Competitive pay encourages innovation, researchers find

Competitive pay encourages innovation, researchers find
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  • Competitive “winner-takes-all” pay is the most effective means to spur the creativity that helps fuel economic growth, according to research from the University of California San Diego (UCSD) and Thermo Fisher Scientific.
  • UCSD professors partnered with the biotech company in developing a contest asking participants to design digital solutions to help share medical equipment among the region’s small healthcare clinics. Contestants were selected to compete in either the “winner-takes-all” category, in which there was one prize of $15,000 awarded to first place, or the “top 10” category, in which the same amount of prize money was spread out among the top 10 entries.
  • “Participants under the winner-takes-all compensation scheme submitted proposals that were significantly more novel,” according to paper’s authors. Both pay models produced the same number of submissions, researchers said, indicating that having less of a chance of winning a monetary award did not have an impact on the amount of work produced.

The findings are “significant because the 21st-century economy is one that prizes novelty. Firms view it as an important source of comparative advantage,” the UCSD researchers said. “It is also an essential ingredient in the development of technological breakthroughs that transform markets with major impacts to consumers and producers.”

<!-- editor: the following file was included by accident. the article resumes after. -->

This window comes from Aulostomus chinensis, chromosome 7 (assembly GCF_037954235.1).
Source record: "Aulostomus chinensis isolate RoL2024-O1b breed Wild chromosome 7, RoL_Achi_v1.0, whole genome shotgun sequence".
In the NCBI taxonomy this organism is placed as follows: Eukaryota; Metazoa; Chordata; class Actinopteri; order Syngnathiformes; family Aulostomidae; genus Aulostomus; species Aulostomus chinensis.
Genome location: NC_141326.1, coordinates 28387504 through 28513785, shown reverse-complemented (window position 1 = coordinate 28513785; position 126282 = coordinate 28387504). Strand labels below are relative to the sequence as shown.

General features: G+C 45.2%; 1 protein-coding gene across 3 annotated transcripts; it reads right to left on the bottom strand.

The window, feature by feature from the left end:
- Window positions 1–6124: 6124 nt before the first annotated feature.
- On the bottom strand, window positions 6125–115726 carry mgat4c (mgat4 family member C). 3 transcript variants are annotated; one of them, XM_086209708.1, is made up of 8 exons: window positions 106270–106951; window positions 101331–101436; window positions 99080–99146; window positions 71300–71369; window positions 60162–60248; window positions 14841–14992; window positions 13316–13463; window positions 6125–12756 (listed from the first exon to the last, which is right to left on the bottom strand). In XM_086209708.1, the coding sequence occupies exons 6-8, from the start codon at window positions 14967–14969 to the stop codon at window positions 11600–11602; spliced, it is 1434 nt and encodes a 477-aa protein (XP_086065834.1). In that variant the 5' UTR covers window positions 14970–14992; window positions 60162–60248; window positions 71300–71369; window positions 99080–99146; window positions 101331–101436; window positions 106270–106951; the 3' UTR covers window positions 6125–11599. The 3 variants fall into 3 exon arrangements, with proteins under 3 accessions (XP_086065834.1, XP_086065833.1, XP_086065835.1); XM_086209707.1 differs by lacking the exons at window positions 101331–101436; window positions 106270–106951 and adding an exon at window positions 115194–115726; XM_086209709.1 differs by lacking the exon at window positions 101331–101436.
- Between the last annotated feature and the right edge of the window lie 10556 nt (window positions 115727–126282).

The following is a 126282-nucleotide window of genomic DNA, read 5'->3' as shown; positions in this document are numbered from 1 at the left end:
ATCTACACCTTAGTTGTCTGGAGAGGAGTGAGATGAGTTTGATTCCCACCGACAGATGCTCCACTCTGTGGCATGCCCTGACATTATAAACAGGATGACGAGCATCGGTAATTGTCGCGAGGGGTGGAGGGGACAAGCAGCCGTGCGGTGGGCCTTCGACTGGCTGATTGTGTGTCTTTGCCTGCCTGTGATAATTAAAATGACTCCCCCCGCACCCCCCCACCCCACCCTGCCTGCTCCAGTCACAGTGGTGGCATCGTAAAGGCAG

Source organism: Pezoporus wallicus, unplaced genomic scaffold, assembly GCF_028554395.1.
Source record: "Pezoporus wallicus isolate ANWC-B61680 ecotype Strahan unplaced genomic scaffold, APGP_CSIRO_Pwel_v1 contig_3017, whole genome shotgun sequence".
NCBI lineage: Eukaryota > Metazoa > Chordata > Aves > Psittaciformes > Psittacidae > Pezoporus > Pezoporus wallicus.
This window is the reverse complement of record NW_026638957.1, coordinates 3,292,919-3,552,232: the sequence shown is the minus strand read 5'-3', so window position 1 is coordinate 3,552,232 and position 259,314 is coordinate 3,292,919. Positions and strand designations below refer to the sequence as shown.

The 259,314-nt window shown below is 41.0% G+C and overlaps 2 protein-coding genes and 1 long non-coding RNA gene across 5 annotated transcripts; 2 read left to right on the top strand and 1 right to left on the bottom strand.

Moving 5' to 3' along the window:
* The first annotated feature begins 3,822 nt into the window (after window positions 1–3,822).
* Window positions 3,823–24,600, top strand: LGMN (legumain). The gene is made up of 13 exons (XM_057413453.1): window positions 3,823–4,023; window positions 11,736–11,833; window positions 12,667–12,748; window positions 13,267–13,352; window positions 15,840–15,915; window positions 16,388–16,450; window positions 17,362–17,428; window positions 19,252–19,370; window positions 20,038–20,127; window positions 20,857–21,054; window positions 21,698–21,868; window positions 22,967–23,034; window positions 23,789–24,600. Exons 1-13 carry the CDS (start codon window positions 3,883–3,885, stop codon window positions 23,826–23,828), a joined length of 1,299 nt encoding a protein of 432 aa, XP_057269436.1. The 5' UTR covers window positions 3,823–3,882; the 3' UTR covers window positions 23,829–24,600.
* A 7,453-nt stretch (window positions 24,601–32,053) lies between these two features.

Creativity was the most in-demand soft skill for applicants last year, and it is continuing to make a strong showing into 2020, according to a Jan. 9 LinkedIn Learning report. “Organizations need people who can creatively approach problems and tasks across all business roles, from software engineering to HR,” the company said.

Employers are examining ways to encourage innovation. Assuming that creativity can be taught, PepsiCo, and its philanthropic arm, the International Youth Foundation, last month launched an online, “gender-smart” course aimed at teaching students “work readiness skills” which include creative thinking.

Other employers allow employees to spend a day working on anything they want. Google has experimented with this idea, giving employees a set amount of work time to devote to passion projects, training and more. 3M has had a program in place for decades — the 15% Culture — which encourages employees to set aside a portion of their work time to proactively cultivate and pursue innovative ideas that excite them, the company’s people and culture marketing and communications manager previously told HR Dive via email.

Source: HR Dive

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